The task at hand is to enumerate the three things I’d like to see happen in my lifetime. I’m immediately reminded of Steve Martin’s SNL sketch (“the first would be the crap about the kids definitely…”).

These three things come to mind:

  1. A return to primary respect of skilled trades in Canada. Apprenticing to be a carpenter or bricklayer is at the very least as important to our economy as as going to university to study liberal arts or computer science, but you wouldn’t know it from the attitude of parents and legislators across the country. Our immigration policy needs to recognize this as well. There’s no future in being a nation of eggheads with nowhere to live because there’s nobody to actually build and maintain the necessary infrastructure.
  2. Let us have a resurgence of hope. Let us have new vibrant leaders who follow the historical examples of the likes of MLK and JFK and PET who despite the trials of their times could deliver inspirational speeches that they themselves authored from their heartfelt passion for the basics of democracy, brotherhood and goodwill. Let us eschew the culture of ultraconservative fear, distrust and control that has been foist upon us and embrace openness, enthusiasm and the kind of collaborative altruism that once was strong enough to spawn the very nations we care about so deeply when it could have been so easy to succumb to the despair of the circumstances of the day.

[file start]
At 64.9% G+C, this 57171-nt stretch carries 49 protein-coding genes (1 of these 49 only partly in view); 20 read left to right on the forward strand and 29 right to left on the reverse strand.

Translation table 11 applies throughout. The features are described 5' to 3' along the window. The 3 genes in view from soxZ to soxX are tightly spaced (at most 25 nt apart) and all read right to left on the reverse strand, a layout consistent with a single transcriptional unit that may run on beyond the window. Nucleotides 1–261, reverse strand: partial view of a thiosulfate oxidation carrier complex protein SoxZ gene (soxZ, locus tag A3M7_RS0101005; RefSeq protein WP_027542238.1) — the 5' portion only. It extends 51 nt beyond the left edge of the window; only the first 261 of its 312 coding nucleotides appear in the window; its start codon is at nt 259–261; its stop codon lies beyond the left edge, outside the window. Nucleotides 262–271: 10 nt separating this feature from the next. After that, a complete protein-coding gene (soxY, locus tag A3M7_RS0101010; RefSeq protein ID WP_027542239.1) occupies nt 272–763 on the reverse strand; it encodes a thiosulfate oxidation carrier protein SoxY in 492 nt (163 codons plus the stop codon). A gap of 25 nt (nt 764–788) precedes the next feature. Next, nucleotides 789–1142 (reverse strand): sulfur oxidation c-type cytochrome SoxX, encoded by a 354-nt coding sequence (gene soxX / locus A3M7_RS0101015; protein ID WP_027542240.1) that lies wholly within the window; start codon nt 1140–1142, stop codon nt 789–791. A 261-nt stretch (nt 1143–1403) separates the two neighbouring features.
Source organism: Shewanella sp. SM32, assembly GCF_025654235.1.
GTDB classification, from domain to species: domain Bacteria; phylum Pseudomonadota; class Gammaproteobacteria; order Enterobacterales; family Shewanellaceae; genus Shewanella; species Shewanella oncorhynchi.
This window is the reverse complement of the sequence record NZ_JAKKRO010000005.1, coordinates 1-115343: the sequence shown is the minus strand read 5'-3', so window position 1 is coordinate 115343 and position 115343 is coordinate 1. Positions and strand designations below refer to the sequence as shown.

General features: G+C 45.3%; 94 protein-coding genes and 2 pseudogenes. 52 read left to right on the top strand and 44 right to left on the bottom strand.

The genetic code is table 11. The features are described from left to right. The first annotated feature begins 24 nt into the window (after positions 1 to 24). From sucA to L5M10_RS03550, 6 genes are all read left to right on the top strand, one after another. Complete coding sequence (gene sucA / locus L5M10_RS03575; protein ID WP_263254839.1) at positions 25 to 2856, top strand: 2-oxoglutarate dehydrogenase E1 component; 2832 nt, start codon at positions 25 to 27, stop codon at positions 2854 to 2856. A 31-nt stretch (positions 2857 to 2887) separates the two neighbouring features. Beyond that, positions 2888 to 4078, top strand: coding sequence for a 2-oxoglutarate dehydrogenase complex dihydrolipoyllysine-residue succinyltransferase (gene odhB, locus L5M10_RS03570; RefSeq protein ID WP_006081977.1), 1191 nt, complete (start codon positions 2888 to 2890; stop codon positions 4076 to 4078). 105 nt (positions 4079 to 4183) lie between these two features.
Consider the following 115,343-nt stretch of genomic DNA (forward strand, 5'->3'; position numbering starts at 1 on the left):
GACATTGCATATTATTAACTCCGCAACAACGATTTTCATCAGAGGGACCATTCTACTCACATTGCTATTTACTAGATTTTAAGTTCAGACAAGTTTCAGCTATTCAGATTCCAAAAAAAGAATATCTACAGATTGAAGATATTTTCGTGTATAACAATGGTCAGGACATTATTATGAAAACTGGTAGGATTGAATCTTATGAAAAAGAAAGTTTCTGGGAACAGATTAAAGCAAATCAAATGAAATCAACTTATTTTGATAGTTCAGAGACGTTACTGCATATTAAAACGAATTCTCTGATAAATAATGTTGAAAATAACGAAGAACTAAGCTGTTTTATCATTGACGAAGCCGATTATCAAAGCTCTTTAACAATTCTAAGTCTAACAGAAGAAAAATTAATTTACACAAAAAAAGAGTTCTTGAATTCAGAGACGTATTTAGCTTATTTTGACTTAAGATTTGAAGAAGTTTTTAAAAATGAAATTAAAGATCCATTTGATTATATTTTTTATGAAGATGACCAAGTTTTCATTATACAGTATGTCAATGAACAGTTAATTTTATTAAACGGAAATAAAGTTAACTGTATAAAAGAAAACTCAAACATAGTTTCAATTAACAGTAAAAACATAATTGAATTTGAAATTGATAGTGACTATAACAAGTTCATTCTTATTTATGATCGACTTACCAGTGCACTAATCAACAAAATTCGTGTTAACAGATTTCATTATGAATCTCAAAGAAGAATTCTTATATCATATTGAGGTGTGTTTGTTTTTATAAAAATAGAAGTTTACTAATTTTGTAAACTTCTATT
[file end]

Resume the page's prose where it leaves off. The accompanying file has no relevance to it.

3. Will the real omnipotent being please stand up? Just step out from behind your veil of allegories and parables long enough to establish that indeed, you’re the definitive sole entity towards whom our genuflections should be directed and clear the air that either of Messrs Bush and/or Bin Laden or whomever you care to anoint does or does not have the authoritay to speak on behalf of your corporate mission. Oh, and if you wouldn’t mind doing the odd bit of smiting while you’re at it, thanks in advance.

In the interest of spreading this further afield, let’s hear what Nate, Terry and Rick have to say.

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The cream starts to rise

Thursday, April 27th, 2006

Toronto’s DemoCamp5 this week once again demonstrated this city’s huge as-yet unsatiated thirst for tech collaboration.

Summaries and reviews of the content can be had from a few places – here are two of them:

I spent time afterwards working the room at the pub and had quite a few interesting conversations, the most interesting of which were with Ryan McMinn and Pete Forde of Unspace. I’ve been acquainted with Ryan for some time but was impressed with his depth and how well he articulates his passion. I met Pete at the last DemoCamp and we clicked on a few levels. and it was gratifying to share opinions on the state of webdev and its potential directions.

Pete has been posting some Unspace essays that contribute extremely well to the evolution of the web development commons. Highly recommended reading – there’s an rss feed to be had, so snarf it with all speed.

The braintrust at these gatherings is remarkable. Come and see for yourself. And I mean YOU.